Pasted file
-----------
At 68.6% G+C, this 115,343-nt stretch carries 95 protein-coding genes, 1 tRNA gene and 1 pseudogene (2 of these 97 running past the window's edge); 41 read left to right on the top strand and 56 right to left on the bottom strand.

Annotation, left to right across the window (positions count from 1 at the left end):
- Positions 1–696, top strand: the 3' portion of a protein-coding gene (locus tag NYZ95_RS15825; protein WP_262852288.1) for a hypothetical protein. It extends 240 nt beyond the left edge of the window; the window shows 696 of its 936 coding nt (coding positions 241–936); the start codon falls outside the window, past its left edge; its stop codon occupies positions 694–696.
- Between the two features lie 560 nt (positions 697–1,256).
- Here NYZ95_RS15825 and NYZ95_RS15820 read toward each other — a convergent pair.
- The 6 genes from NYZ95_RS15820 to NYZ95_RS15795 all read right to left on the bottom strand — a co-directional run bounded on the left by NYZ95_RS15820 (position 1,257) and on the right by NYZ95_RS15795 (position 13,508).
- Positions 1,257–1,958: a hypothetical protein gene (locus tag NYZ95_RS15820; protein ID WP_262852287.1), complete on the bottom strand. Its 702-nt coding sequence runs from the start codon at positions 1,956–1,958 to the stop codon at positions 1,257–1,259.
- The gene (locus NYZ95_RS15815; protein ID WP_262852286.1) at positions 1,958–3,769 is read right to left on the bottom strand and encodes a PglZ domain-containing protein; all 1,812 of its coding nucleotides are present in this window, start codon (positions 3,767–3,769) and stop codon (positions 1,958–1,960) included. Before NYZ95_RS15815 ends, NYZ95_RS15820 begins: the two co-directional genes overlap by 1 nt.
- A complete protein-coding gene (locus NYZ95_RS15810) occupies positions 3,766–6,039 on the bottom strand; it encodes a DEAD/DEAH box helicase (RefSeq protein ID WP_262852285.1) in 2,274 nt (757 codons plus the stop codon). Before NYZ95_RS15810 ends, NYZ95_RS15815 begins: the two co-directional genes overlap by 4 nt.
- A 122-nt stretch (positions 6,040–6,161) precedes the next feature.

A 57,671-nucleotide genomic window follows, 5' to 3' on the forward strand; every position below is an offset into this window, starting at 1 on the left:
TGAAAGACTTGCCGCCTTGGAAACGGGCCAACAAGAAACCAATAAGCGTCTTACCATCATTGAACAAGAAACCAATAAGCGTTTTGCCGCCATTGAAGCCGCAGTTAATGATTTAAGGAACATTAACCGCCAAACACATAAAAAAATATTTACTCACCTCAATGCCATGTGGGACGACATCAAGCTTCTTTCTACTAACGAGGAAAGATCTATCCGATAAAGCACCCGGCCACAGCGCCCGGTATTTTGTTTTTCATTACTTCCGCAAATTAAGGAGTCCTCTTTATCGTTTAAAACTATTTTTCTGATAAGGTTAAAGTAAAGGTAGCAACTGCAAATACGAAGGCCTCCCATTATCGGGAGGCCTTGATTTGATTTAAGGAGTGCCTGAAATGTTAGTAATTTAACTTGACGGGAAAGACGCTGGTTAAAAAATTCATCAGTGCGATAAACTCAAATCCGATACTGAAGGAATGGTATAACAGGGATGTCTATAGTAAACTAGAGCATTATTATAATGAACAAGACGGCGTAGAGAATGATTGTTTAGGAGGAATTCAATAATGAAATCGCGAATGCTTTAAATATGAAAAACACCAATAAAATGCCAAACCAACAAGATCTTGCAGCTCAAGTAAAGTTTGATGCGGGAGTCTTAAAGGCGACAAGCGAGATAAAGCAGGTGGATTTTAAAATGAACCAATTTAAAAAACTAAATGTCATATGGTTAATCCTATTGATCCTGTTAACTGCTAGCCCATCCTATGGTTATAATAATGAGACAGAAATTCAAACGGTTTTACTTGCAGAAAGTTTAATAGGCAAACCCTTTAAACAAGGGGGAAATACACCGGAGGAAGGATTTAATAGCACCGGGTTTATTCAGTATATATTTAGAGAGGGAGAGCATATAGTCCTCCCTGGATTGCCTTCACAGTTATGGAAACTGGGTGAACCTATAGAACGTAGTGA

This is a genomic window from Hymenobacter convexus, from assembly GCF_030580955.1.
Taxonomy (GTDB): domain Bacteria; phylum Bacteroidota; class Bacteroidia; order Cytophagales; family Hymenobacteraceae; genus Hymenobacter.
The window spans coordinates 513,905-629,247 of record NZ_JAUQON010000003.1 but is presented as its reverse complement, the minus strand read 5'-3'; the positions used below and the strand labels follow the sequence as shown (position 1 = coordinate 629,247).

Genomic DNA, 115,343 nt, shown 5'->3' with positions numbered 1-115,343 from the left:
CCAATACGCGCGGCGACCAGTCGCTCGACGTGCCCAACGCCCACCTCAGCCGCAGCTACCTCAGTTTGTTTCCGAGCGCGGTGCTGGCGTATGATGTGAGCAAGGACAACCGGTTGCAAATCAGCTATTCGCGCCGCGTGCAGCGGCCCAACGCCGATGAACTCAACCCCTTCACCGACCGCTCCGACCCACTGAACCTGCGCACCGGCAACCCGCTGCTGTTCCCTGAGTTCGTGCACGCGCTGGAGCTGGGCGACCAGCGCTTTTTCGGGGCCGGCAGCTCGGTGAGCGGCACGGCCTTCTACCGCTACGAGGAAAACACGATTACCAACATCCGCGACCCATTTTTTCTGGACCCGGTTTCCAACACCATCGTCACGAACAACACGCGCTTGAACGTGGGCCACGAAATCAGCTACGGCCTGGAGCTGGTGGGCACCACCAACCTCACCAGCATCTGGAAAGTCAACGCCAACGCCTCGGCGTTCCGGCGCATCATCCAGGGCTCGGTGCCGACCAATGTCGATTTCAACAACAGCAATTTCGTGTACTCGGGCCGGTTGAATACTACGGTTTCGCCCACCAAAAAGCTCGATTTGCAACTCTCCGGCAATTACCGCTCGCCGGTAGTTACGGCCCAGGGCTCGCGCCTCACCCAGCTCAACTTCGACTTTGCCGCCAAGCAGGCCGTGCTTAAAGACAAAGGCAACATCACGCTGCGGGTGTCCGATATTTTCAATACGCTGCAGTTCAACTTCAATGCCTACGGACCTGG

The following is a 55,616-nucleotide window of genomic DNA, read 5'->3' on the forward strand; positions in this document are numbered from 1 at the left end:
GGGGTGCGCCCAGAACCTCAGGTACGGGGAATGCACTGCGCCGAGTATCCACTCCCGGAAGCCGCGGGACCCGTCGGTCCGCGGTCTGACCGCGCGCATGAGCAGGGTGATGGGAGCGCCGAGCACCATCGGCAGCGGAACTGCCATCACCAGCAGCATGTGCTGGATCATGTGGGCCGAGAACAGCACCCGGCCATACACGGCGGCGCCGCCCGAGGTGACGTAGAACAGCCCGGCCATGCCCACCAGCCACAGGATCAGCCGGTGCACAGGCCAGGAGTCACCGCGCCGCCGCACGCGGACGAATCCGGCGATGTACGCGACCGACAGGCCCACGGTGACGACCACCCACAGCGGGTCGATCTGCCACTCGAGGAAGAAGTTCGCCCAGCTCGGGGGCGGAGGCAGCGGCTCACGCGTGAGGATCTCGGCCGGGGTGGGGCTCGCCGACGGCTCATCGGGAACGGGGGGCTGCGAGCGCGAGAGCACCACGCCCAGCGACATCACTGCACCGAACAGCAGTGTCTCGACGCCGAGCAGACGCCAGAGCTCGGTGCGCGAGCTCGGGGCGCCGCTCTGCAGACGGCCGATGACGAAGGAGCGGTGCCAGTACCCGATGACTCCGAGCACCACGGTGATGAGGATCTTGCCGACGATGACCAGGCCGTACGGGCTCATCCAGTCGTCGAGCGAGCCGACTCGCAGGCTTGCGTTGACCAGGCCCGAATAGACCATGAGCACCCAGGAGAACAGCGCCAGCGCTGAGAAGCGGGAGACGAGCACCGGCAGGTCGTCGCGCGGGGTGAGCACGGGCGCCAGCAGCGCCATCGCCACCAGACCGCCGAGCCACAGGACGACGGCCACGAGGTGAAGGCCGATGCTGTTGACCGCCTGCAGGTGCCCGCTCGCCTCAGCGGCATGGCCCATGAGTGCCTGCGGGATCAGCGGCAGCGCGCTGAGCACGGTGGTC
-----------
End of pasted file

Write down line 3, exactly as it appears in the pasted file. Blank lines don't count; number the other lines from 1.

- Positions 1–696, top strand: the 3' portion of a protein-coding gene (locus tag NYZ95_RS15825; protein WP_262852288.1) for a hypothetical protein. It extends 240 nt beyond the left edge of the window; the window shows 696 of its 936 coding nt (coding positions 241–936); the start codon falls outside the window, past its left edge; its stop codon occupies positions 694–696.